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Biden Just Booted Russia’s Second-Highest-Ranking Diplomat from US

Russia Su-27
Russia's Su-27 Flanker. Image Credit: Creative Commons.

US and Russia in a diplomatic war of words over Ukraine? While the unprovoked Russian invasion of Ukraine is raging, the U.S. expelled the second-highest-ranking Russian diplomat stationed in Washington. State Department officials, however, said that the expulsion wasn’t related to the Russian invasion but was rather in response to previous expulsions of U.S. diplomats from Russia.

Diplomatic Spat 

On Wednesday, the Associated Press reported that the State Department had decided to expel Minister-Counselor Sergey Trepelkov, the number two at the Russian embassy in the U.S under Ambassador Anatoly Antonov.

The expulsion of the Russian diplomat came in the wake of the expulsion of the American deputy chief of mission from Moscow a few weeks ago. In mid-February, the Russian Ministry of Foreign Affairs expelled U.S. Deputy of Mission Bart Gorman from the U.S. embassy in Moscow.

Although the expulsion of the Russian diplomat came at a time of sky-high tensions, U.S. officials said that it wasn’t in response to the Russian invasion of Ukraine but rather a response to the expulsion of Gorman.

U.S. Sanctions 

However, something that was related to the Russian invasion of Ukraine was the package of unprecedented sanctions that the U.S. and the U.K. dropped on Moscow on Thursday. The sweeping sanctions blocked or seriously curtailed five Russian financial institutions and also limited exports to Russia in an attempt to frustrate Moscow’ military, aerospace, and technology sectors.

In addition to the above, the U.K. imposed individual sanctions on Russian President Vladimir Putin and Foreign Minister Sergey V. Lavrov. The White House has indicated that it will follow the British example and impose personal sanctions on Putin and Lavrov too, while also considering travel sanctions on the two men.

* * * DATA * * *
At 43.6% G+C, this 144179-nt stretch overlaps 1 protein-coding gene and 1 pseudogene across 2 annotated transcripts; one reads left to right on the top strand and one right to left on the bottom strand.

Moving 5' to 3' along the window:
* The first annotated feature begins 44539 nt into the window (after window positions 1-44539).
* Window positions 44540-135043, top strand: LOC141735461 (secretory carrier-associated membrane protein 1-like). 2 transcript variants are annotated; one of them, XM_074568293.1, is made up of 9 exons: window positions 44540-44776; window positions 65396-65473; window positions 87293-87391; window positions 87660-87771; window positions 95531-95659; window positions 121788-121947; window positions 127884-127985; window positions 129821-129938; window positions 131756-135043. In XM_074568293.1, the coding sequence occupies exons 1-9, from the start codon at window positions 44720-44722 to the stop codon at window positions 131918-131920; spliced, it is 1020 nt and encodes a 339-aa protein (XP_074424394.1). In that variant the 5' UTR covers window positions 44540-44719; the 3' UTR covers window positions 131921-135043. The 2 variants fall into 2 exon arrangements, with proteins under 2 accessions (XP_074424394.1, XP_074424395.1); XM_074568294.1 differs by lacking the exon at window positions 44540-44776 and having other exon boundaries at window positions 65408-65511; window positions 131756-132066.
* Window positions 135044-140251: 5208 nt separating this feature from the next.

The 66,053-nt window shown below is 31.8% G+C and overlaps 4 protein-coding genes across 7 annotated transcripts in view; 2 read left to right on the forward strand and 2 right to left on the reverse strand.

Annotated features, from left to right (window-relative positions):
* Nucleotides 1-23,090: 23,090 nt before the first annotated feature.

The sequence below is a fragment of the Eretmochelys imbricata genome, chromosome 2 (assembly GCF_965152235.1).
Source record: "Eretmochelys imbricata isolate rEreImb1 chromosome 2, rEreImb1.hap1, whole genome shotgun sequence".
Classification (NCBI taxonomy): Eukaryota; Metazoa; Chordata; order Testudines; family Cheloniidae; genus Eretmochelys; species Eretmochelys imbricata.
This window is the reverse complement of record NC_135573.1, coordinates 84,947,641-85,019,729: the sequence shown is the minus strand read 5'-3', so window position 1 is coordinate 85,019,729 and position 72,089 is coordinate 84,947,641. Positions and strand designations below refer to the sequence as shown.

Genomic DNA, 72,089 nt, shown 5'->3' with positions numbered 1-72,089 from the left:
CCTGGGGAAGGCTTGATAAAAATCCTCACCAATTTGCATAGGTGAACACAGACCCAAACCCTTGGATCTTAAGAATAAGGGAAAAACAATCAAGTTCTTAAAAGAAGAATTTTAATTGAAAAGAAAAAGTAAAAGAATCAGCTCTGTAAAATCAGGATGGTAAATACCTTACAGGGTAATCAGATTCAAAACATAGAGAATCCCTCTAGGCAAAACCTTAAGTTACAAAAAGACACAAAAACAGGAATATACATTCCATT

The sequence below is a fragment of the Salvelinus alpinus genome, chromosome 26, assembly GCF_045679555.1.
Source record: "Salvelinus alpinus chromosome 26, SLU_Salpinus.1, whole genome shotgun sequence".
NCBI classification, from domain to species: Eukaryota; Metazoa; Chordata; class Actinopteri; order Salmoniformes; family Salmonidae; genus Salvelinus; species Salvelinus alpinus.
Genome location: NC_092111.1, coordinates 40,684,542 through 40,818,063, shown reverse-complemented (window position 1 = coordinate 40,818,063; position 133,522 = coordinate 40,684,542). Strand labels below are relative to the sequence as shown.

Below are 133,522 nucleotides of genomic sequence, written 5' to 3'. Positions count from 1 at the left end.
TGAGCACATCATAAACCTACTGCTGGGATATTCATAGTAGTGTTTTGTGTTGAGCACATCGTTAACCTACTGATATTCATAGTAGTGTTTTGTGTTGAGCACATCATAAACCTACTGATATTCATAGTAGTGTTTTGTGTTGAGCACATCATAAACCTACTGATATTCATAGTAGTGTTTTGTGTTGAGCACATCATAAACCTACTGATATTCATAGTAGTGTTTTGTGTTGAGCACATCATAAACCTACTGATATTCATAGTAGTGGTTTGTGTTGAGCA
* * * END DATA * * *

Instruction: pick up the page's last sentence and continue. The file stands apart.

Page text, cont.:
Shaming At the United Nations

During an emergency meeting of the United Nations Security Council on Friday, the U.S. moved a motion to condemn the Russian invasion of Ukraine.

“This is a simple vote today. Vote yes if you believe in upholding the U.N. charter. Vote yes if you respect Ukraine’s sovereignty and territorial integrity. Vote yes if Russia should be held to account to its action. Vote no or abstain if you do not believe in the U.N. charter. Vote no and align yourself with the unprovoked actions of Russia. Just as Russia had a choice, so do you,” U.S. ambassador to the U.N., Linda Thomas-Greenfield said.

In the end, Russia vetoed the motion—as expected—while China, India, and the United Arab Emirates abstained; the U.S. and ten other nations voted in favor.

“You can veto this resolution but you cannot veto our voices. You cannot veto the U.N. charter. You cannot veto the Ukrainian people. You cannot veto accountability,” Thomas-Greenfield told the Russian delegation.

1945’s New Defense and National Security Columnist, Stavros Atlamazoglou is a seasoned defense journalist specializing in special operations, a Hellenic Army veteran (national service with the 575th Marine Battalion and Army HQ), and a Johns Hopkins University graduate. His work has been featured in Business InsiderSandboxx, and SOFREP.

1945’s Defense and National Security Columnist, Stavros Atlamazoglou is a seasoned defense journalist with specialized expertise in special operations, a Hellenic Army veteran (national service with the 575th Marine Battalion and Army HQ), and a Johns Hopkins University graduate. His work has been featured in Business Insider, Sandboxx, and SOFREP.